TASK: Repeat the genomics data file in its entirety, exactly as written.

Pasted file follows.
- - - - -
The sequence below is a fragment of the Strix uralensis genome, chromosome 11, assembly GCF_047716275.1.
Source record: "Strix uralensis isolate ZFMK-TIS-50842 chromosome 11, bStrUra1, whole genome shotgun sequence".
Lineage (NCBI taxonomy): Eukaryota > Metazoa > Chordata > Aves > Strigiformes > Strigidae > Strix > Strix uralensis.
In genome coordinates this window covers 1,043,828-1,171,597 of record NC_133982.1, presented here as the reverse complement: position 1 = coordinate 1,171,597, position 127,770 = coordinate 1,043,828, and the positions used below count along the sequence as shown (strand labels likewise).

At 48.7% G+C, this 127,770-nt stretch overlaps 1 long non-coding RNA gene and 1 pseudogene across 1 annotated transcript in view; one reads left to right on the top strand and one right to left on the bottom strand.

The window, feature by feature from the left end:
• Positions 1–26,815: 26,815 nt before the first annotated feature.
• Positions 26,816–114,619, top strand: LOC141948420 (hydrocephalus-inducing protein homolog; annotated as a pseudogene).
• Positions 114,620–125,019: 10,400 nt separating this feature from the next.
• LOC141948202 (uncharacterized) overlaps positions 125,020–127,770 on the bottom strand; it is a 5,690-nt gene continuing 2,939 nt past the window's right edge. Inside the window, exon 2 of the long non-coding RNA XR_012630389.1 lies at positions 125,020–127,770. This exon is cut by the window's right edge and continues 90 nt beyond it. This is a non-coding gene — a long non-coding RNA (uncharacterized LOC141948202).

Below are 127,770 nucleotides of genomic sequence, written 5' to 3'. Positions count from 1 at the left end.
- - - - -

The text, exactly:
The sequence below is a fragment of the Strix uralensis genome, chromosome 11, assembly GCF_047716275.1.
Source record: "Strix uralensis isolate ZFMK-TIS-50842 chromosome 11, bStrUra1, whole genome shotgun sequence".
Lineage (NCBI taxonomy): Eukaryota > Metazoa > Chordata > Aves > Strigiformes > Strigidae > Strix > Strix uralensis.
In genome coordinates this window covers 1,043,828-1,171,597 of record NC_133982.1, presented here as the reverse complement: position 1 = coordinate 1,171,597, position 127,770 = coordinate 1,043,828, and the positions used below count along the sequence as shown (strand labels likewise).

At 48.7% G+C, this 127,770-nt stretch overlaps 1 long non-coding RNA gene and 1 pseudogene across 1 annotated transcript in view; one reads left to right on the top strand and one right to left on the bottom strand.

The window, feature by feature from the left end:
• Positions 1–26,815: 26,815 nt before the first annotated feature.
• Positions 26,816–114,619, top strand: LOC141948420 (hydrocephalus-inducing protein homolog; annotated as a pseudogene).
• Positions 114,620–125,019: 10,400 nt separating this feature from the next.
• LOC141948202 (uncharacterized) overlaps positions 125,020–127,770 on the bottom strand; it is a 5,690-nt gene continuing 2,939 nt past the window's right edge. Inside the window, exon 2 of the long non-coding RNA XR_012630389.1 lies at positions 125,020–127,770. This exon is cut by the window's right edge and continues 90 nt beyond it. This is a non-coding gene — a long non-coding RNA (uncharacterized LOC141948202).

Below are 127,770 nucleotides of genomic sequence, written 5' to 3'. Positions count from 1 at the left end.